“And you like that.”
Not a question, a statement. She stopped walking, looked up at him and said, “Yes, I like it. I couldn’t bear the thought of the boys being in day care. I want to be the one to see all of their firsts. Crawling, walking, speaking. I want to hear their giggles and dry their tears. I want to be at the heart of their lives.”
He studied her for a long minute or two, his gaze moving over her face as if he were trying to imprint her image on his mind. Or trying to read her thoughts to see if she had really meant everything she just said.
“Most women wouldn’t want to be trapped in a house with two screaming babies all day,” he finally said.
Instantly Jenna bristled. “A, the women you know aren’t exactly the maternal type, now, are they? B, the boys don’t scream all day and C, spending time with my kids isn’t a trap. It’s a gift. One I’m thankful for every single day. You don’t know me, Nick. So don’t pretend you do.”
One dark eyebrow lifted, and an amused glint shone in those pale eyes of his. “I wasn’t trying to insult you,” he said softly. “I…admire what you’re doing. What you feel for your sons. All I meant was, that what you said was nice to hear.”
“Oh.” Well, didn’t she feel like an idiot? “I’m sorry. I guess I’m a little quick on the trigger.”
“A little?” He laughed shortly, and started walking again, keeping his arm locked about her waist as if concerned she might wander off. “The words Mother Grizzly come to mind.”
Even Jenna had to chuckle. “You’re right, you know. I learned the moment the boys were born. I was so electrified just by looking at them…to know they’d come from me. It’s an amazing feeling. Two tiny boys—one minute they’re not there, and the next, they’re breathing and crying and completely capturing my heart. I fell in love so completely, so desperately, that I knew instantly I would never allow anyone or anything to hurt them. Nobody criticizes my kids. Nobody.”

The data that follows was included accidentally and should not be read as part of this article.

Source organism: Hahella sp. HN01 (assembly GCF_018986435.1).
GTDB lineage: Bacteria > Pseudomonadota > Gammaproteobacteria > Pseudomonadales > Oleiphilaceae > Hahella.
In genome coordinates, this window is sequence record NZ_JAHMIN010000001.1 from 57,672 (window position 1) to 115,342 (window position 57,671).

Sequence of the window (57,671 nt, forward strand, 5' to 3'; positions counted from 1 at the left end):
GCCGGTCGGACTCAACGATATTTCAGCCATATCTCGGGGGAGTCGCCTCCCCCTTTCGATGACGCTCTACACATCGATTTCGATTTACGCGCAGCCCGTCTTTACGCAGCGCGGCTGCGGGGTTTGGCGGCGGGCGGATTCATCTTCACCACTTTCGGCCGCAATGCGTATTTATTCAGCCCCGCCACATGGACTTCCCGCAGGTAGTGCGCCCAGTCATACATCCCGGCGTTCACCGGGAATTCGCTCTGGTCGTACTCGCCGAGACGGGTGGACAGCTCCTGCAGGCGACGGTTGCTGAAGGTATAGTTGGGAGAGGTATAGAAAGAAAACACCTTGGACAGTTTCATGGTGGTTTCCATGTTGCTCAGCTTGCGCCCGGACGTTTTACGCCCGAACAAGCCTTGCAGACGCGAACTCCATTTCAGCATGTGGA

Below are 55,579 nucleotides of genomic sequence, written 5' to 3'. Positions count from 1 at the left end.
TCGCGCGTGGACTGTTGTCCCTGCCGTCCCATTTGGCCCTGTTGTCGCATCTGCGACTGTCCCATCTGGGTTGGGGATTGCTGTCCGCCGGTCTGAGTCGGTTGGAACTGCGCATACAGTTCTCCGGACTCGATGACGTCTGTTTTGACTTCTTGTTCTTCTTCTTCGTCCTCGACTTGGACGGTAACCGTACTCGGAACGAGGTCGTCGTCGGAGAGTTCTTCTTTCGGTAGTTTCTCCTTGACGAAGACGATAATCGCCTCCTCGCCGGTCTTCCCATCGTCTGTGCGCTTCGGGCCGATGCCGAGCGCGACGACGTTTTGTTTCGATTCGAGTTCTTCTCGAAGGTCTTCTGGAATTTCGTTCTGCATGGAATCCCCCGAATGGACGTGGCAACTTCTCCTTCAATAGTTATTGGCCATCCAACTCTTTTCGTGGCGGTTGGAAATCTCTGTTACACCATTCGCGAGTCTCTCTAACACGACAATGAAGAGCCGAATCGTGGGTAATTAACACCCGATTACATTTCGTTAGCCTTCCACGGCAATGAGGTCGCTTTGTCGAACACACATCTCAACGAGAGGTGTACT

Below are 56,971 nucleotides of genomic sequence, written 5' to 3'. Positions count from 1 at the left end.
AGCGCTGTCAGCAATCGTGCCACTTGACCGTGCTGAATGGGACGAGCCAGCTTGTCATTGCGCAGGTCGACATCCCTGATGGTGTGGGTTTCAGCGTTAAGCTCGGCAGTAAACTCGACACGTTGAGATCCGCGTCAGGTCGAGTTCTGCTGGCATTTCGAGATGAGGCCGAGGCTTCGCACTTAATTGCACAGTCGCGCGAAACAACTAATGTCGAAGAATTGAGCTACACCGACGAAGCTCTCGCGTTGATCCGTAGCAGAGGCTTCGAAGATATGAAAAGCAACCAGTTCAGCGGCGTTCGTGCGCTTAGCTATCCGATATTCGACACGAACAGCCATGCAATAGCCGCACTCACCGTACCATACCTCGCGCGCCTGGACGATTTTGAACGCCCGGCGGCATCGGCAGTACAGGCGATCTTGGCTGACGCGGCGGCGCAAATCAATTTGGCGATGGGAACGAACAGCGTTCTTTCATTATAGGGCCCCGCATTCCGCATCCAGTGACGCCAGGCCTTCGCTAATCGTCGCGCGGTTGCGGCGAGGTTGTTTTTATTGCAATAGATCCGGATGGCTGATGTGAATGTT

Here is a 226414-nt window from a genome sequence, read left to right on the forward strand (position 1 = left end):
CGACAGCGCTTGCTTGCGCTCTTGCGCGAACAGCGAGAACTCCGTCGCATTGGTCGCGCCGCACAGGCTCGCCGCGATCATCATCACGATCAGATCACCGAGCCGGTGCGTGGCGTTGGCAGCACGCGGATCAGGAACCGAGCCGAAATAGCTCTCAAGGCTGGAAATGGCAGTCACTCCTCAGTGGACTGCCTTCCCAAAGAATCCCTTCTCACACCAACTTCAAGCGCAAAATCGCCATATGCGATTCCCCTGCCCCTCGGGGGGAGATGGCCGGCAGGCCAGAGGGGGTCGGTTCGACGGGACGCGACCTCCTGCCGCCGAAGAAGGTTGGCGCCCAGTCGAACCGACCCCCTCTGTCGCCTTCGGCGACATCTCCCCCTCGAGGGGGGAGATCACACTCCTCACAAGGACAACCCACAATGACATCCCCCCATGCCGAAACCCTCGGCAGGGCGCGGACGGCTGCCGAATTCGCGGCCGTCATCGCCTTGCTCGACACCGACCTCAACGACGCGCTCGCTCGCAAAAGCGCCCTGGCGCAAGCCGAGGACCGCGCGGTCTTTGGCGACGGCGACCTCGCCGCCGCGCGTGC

“Yeah,” he said, with a thoughtful look in his eyes. “I get it.”
His hand at her waist flexed and his fingers began to rub gently, and through the thin fabric of her summery dress, Jenna swore she could feel his skin on hers. Her heartbeat jumped into high gear, and her breathing was labored. Meeting his gaze, she saw confusion written there and she had to ask, “What is it? What’s wrong?”
Quickly he said, “Nothing. It’s just…” He stopped, though, before he could explain. Then, shaking his head, he said, “Come on, we’ve still got a long walk ahead of us.”
A half hour later Jenna’s feet were aching and she was seriously regretting jumping out of that cab. But there were compensations, too. Such as walking beside Nick, his arm around her waist as if they were really a couple. She knew she should step out of his grasp, but truthfully, she was enjoying the feel of him pressed closely to her too much to do it.
It had been so long since their week together. And in the time since, she hadn’t been with anyone else. Well, she’d been pregnant for a good part of that time, so not much chance of hooking up with someone new. But even if she hadn’t been, she wouldn’t have been looking. Nick had carved himself into her heart and soul in that one short week and had made it nearly impossible for her to think about being with anyone else.